Sunday, October 10, 2010

The Rideau Canal and St. Lawrence Seaway trip

 This is one of the last locks we went through on our Rideau Canal Cruise - The Lower Brewster Lock
This in Kingston, a tribute to Sir John A. MacDonald, our first Prime Minister
This is the furnicular in Quebec City
 I am attaching a copy of Pat's version of our trip:
 We both enjoyed our Eastern Canadian jaunt very well. You may recall we were looking forward to this a year ago, as to book the cruises for the fall colours that's what it takes. Arrangements for the air travel were made through the Visa card points people by telephone this time, and went reasonably well. The first flight to Vancouver was around 8:00 am and was the earliest departure encountered, every other was very civilized. A direct flight to Ottawa landed there mid-afternoon, and we had booked accomodations for overnight. We got one of the shabbier rooms in the place, and probably should have complained, but for one overnight we didn't. A mid-day train took us down to Kingston next day, and we met another couple destined for the Canadian Empress cruise where we were advised to wait if arriving early. Dinner was aboard that evening, and we were guests of St Lawrence Cruise Lines for the next 6 nights among 60-some other passengers.Most were Americans, the rest Canadian. The Thousand Islands lie at the entry to the St Lawrence and have some lavish properties on display. All travel was in daylight, we tied up at various points for the night. Mansions, castles and viewing towers were visited along the way, Upper Canada Village was a highlight. It's a living museum staffed with characters from early times, appropriately costumed and informative of the trades they represented. Pat got behind the scene to view the over-sized clockwork mechanism of the sawmill feeder and reciprocating blade, run by a waterwheel on the millpond below. The flour miller was visited, the tinsmith was entertaining some school students, apprenticed to him for the day making candle-holder wall sconces. The cobbler told us he gets paid, he's not an independantly wealthy eccentric volunteer as was suggested. A horse-drawn wagon took us around the grounds at first, then they turned us loose to wander. The "village people" also wandered around, chatting with each other. As one of the wagon drivers had a lengthy gray beard I was moved to remark he looked more ZZ Top than the Village People!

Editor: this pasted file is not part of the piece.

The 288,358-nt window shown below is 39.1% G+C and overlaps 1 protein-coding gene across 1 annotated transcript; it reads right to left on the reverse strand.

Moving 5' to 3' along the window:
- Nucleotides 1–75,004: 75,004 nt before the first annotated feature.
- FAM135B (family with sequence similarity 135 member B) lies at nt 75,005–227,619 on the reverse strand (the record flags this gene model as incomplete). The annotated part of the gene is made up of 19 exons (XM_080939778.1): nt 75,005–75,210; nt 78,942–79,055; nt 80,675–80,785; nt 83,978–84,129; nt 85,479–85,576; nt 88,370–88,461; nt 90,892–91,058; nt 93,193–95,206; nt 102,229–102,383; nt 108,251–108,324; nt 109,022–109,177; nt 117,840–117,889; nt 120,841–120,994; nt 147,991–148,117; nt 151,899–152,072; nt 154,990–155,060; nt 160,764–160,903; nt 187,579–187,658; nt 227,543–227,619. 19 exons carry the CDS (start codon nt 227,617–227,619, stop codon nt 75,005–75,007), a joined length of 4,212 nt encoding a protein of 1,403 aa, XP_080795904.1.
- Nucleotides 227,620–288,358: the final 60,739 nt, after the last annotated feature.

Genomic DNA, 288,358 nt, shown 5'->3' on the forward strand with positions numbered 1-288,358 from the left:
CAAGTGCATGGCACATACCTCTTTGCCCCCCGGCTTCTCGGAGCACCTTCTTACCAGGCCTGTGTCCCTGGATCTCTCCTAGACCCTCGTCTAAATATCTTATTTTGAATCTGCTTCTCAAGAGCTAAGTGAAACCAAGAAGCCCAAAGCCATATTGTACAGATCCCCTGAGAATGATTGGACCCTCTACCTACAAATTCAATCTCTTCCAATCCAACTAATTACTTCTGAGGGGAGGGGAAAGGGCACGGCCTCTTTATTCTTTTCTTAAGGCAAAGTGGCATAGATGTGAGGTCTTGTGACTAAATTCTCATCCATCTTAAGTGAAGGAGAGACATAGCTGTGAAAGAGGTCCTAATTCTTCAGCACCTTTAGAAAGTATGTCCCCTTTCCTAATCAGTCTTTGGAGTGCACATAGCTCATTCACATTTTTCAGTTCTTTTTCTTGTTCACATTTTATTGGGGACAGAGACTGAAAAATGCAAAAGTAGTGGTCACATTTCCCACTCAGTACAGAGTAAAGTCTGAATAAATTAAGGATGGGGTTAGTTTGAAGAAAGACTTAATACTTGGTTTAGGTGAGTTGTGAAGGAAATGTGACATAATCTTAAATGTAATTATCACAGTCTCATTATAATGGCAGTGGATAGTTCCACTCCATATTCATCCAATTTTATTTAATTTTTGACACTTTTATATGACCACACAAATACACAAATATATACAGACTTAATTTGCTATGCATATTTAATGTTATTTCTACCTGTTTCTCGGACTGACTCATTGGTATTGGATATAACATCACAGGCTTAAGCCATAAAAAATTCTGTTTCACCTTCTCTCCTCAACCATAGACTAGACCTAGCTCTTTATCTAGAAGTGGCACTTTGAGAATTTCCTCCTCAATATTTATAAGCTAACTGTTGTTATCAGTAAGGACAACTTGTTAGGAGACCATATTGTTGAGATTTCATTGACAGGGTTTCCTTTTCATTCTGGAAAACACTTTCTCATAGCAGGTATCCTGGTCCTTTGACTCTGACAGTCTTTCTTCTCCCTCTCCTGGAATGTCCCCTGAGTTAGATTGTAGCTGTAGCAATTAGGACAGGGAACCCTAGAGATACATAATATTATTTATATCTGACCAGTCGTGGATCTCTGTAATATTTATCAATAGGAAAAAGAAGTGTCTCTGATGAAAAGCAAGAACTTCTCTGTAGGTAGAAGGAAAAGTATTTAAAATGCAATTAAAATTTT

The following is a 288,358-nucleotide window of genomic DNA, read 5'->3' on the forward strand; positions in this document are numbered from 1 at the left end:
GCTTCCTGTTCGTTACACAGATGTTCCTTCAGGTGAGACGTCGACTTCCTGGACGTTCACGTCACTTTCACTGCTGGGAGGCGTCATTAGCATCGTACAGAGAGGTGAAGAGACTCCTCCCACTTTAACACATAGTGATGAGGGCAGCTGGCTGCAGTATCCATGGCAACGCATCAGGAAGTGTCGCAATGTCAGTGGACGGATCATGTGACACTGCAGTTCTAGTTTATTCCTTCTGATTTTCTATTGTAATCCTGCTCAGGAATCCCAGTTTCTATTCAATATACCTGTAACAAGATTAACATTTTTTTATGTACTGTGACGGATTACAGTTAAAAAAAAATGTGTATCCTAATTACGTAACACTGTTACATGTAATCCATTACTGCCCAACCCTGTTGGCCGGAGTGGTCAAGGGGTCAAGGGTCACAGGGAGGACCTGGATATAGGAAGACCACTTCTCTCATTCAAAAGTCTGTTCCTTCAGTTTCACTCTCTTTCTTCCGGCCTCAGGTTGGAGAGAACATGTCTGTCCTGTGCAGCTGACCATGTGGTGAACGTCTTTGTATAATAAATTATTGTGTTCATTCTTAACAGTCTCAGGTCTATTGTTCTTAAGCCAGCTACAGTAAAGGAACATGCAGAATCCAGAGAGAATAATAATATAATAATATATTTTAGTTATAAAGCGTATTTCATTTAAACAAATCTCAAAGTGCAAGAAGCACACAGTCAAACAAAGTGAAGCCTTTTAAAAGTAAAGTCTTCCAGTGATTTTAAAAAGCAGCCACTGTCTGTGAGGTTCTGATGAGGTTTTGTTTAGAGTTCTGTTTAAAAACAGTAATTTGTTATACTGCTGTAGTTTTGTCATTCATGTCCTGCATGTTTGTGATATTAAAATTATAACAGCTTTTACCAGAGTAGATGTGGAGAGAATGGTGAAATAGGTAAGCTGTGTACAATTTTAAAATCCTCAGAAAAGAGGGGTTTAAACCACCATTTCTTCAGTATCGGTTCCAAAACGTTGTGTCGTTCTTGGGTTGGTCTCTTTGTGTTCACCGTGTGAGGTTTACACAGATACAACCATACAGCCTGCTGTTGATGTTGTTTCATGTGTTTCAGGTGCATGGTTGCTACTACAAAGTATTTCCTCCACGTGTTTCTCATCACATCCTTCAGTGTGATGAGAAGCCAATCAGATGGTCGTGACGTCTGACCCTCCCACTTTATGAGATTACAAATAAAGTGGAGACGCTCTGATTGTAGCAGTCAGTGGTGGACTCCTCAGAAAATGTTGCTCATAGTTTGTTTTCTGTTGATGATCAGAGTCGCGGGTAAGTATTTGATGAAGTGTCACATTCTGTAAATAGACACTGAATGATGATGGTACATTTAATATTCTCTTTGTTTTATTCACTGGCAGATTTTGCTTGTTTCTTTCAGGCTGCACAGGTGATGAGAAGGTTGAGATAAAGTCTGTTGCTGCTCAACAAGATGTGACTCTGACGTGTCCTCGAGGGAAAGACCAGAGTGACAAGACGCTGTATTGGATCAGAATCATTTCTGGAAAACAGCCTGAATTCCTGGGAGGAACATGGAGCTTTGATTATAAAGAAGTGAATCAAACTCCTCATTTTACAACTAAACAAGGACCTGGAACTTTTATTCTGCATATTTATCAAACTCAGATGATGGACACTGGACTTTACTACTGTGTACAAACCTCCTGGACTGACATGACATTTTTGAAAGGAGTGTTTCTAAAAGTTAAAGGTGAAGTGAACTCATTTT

A two hour tour of Montreal was included and was very informative. Another tour at Trois Rivieres went to the Shrine of Notre-Dame-Du-Cap. At Quebec City we all disembarked and then we had a couple of days on our own to tour and visit. The hotel we picked from the internet was really good, central to restaurants and central in the old town. We can recommend The Clarendon to other travellers. As with most people spoken to, we agree Quebec City has much to recommend. On the last morning the Funicular ( inclined elevator)  took us down to the lower level of the old town, which has all the tourist shops, and an electric bus got us back up  to our hotel. If the driver was understood the bus has a range of 100 miles and takes 8 hours to recharge. Capacity was about 10 seated and maybe another 4-5 standees. It ran smooth and quiet, and I'm sure seasonally as they bragged about substantial snowfall, and the regular tour bus driver said he too is only seasonal, the topography being among the hilliest this side of San Francisco!
  Trains, and boats and planes! Rail to Montreal, a nice hotel, The Bonaparte in the shadow of Notre Dame Basilica was recommended by the Captain on the Canadian Empress, and we found another city tour and walked about as much as we wanted. McGill University is a major presence in the city, and contributes greatly to the viability of the city core where it is situated. Most places we were greeted in both english and french, and they could continue in either as per our response.
  Ottawa is similarly bilingual. The train had us back there for another couple of nights. This time the upgraded room was specified, a vast improvement over last visit. Good places to eat are everywhere at the Byward Market, between the Hotel and Parliament. They have hop on, hop off busses and trolleys which are a favorite way to see a city, get the layout , then return selectively to the good stuff, this one included an informative cruise for a couple of hours on the Ottawa River. The Museum of Civilization was enjoyed again, over on the Gatineau side. This time we made a point of seeing the Parliament Building, and went up into the Peace Tower. Visability was good despite some overcast skies, Marg took some pictures, not sure how many "keepers". The Museum of Nature was closed when we tried to visit on Monday, before going to meet the next cruise boat.